Rogers v. Alabama/Opinion of the Court
This is a writ of error to the supreme court of Alabama, brought on the ground that the plaintiff in error, one Rogers, has been denied the equal protection of the laws guaranteed by the 14[[|th Amendment]] of the Constitution of the United States. Rogers was indicted for murder, and in due time filed a motion to quash the indictment because the jury commissioners appointed to select the grand jury excluded from the list of persons to serve as grand jurors all colored persons, although largely in the majority of the population of the county, and although otherwise qualified to serve as grand jurors, solely on the ground of their race and color and of their having been disfranchised and deprived of all rights as electors in the state of Alabama by the provisions of the new Constitution of Alabama. The motion alleged that the grand jury was composed exclusively of persons of the white race, and concluded with a verification. To show the reality of the second reason alleged for the exclusion of blacks from the grand jury list, the motion, as a preliminary, alleged that the sections of the new Constitution which were before this court in Giles v. Harris, 189 U.S. 475, 47 L. ed. 909, 23 Sup. Ct. Rep. 639, were adopted for the purpose, and had the effect, of disfranchising all the blacks on account of their race and color and previous condition of servitude. On motion of the state this motion to quash was stricken from the files. Rogers excepted, but his exceptions were overruled by the supreme court of the state, seemingly on the ground that the prolixity of the motion was sufficient to justify the action of the court below. The Civil Code of Alabama provides by § 3286, 'if any pleading is unnecessarily prolix, irrelevant, or frivolous, it may be stricken out at the costs of the party so pleading, on motion of the adverse party.'
We follow the construction impliedly adopted by the supreme court of Alabama, and assume that this section was applicable to the motion. We also assume, as said by the court, that the qualifications of the grand jurors are not in law dependent upon the qualifications of electors, and that any invalidity of the conditions attached to the suffrage could not of itself affect the validity of the indictment. But in our opinion that was not the allegation. The allegation was that the conditions said to be invalid worked as a reason and consideration in the minds of the commissioners for excluding blacks from the list. It may be that the allegation was superfluous and would have been hard to prove, but it was not irrelevant, for it stated motives for the exclusion which, however mistaken, if proved, tended to show that the blacks were excluded on account of their race, as part of a scheme to keep them from having any part in the administration of the government or of the law. The whole motion takes two pages of the printed record, of the ordinary octavo size. A motion of that length, made for the sole purpose of setting up a constitutional right, and distinctly claiming it, cannot be withdrawn for prolixity from the consideration of this court, under the color of local practice, because it contains a statement of matter which, perhaps, it would have been better to omit, but which is relevant to the principal fact averred.
It is a necessary and well settled rule that the exercise of jurisdiction by this court to protect constitutional rights cannot be declined when it is plain that the fair result of a decision is to deny the rights. It is well known that this court will decide for itself whether a contract was made as well as whether the obligation of the contract has been impaired. Jefferson Branch Bank v. Skelly, 1 Black, 436, 443, 17 L. ed. 173, 177. But that is merely an illustration of a more general rule. On the same ground there can be no doubt that if full faith and credit were denied to a judgment rendered in another state upon a suggestion of want of jurisdiction, without evidence to warrant the finding, this court would enforce the constitutional requirement. See German Sav. & L. Soc. v. Dormitzer, Jan. 4, 1904, 192 U.S. 125, ante, 221, 24 Sup. Ct. Rep. 221. In Chapman v. Goodnow, 123 U.S. 540, 547, 548, 31 L. ed. 235, 238, 8 Sup. Ct. Rep. 211, where the parties sought to avoid the obligation of a former decree by new matter, this court said that the effect of what was done was not a Federal question, but proceeded to inquire in terms whether that ground of decision was the real one, or whether it was set up as an evasion, and merely to give color to a refusal to allow the bar of the decree. We are of opinion that the Federal question is raised by the record, and is properly before us. That question is disposed of by Carter v. Texas, 177 U.S. 442, 44 L. ed. 839, 20 Sup. Ct. Rep. 687, and it was error not to apply that decision. The result of that and the earlier cases may be summed up in the following words of the judgment delivered by Mr. Justice Gray: 'Whenever, by any action of a state, whether through its legislature, through its courts, or through its executive or administrative officers, all persons of the African race are excluded, solely because of their race or color, from serving as grand jurors in the criminal prosecution of a person of the African race, the equal protection of the laws is denied to him, contrary to the 14[[|th Amendment]] of the Constitution of the United States. Strauder v. West Virginia, 100 U.S. 303, 25 L. ed. 664; Neal v. Delaware, 103 U.S. 370, 397, 26 L. ed. 567, 574; Gibson v. Mississippi, 162 U.S. 565, 40 L. ed. 1075, 16 Sup. Ct. Rep. 904.' Our judgment upon this point makes it unnecessary to consider a motion to quash the panel of the petit jury for similar reasons, which was disposed of as having been made too late.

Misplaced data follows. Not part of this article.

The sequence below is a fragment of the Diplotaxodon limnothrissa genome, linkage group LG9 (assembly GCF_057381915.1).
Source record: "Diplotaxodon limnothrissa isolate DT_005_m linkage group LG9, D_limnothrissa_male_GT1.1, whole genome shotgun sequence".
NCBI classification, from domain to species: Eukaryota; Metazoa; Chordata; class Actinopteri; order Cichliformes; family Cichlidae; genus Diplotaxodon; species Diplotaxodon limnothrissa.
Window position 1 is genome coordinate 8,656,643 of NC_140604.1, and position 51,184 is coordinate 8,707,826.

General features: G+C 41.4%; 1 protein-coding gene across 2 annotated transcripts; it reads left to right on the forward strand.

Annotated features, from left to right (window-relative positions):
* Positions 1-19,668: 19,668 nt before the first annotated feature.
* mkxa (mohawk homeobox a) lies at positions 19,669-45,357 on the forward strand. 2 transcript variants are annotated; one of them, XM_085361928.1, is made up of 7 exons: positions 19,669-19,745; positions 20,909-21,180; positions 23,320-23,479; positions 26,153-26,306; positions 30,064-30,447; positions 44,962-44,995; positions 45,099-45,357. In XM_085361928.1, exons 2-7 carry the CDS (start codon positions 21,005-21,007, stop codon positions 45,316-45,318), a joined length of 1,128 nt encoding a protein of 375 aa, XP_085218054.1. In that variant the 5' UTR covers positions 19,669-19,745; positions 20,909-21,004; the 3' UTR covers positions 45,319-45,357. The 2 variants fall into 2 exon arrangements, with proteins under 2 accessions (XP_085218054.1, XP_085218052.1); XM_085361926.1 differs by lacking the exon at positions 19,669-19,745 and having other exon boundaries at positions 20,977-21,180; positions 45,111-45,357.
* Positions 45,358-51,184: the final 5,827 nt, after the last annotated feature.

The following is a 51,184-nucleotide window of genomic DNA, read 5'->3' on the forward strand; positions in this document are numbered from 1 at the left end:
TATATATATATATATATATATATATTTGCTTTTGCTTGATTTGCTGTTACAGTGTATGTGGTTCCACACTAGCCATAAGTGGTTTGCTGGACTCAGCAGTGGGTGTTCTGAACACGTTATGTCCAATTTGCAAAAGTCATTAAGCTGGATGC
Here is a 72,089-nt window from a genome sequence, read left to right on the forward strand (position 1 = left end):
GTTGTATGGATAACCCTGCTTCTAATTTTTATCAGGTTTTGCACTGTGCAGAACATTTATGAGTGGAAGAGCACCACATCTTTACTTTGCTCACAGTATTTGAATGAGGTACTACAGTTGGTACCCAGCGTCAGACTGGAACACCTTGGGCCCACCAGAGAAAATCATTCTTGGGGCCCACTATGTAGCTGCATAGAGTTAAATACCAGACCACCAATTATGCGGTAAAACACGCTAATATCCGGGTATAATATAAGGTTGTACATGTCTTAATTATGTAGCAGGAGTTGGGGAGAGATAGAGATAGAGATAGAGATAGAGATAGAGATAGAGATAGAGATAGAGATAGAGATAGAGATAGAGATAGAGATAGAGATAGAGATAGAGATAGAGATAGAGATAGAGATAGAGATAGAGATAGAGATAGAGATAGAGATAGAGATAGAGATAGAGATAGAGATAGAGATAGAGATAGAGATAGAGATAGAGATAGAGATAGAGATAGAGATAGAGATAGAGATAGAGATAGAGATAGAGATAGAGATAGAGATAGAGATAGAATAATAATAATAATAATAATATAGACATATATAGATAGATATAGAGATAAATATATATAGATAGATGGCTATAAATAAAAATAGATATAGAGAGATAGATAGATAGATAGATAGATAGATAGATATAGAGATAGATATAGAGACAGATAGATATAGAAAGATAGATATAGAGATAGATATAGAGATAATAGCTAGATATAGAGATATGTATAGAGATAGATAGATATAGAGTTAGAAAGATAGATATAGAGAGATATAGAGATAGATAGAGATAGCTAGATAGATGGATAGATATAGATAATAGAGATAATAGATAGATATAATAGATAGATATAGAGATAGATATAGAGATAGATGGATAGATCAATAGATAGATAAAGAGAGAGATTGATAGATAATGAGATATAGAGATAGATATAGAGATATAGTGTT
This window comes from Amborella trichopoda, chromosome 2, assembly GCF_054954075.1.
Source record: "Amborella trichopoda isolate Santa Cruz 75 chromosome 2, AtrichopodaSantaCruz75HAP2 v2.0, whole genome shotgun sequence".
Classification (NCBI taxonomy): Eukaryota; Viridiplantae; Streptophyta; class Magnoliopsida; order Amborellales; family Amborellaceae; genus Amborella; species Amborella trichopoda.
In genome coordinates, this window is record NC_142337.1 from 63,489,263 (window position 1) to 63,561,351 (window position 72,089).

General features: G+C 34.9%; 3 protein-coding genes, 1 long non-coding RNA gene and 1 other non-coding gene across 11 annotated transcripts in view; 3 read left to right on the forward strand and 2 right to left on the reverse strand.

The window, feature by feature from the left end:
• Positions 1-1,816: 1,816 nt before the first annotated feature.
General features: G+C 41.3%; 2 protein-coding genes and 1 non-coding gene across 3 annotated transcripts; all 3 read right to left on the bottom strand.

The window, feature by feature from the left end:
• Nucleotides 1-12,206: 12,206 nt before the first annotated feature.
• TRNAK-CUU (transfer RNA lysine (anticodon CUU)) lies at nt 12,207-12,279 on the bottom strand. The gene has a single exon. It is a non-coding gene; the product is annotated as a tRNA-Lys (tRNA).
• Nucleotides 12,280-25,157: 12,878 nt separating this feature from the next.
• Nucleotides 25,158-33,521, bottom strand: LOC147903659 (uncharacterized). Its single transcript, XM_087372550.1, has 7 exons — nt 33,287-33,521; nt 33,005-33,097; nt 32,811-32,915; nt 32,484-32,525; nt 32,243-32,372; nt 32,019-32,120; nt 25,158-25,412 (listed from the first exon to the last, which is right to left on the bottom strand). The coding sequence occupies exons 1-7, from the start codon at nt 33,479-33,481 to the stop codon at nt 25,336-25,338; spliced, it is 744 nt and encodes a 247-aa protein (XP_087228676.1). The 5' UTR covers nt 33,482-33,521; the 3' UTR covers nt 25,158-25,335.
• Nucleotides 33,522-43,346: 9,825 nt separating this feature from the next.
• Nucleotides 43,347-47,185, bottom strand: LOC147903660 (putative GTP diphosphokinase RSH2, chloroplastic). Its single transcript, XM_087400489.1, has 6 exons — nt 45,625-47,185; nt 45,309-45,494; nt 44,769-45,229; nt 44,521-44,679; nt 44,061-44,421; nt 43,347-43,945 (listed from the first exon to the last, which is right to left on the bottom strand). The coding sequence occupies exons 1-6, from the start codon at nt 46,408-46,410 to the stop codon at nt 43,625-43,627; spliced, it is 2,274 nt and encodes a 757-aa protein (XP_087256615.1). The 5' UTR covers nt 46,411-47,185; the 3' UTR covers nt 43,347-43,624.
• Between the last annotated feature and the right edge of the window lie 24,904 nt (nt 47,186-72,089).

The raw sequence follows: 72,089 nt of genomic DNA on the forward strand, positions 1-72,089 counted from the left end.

Judgment reversed, and case remanded for further proceedings not inconsistent herewith.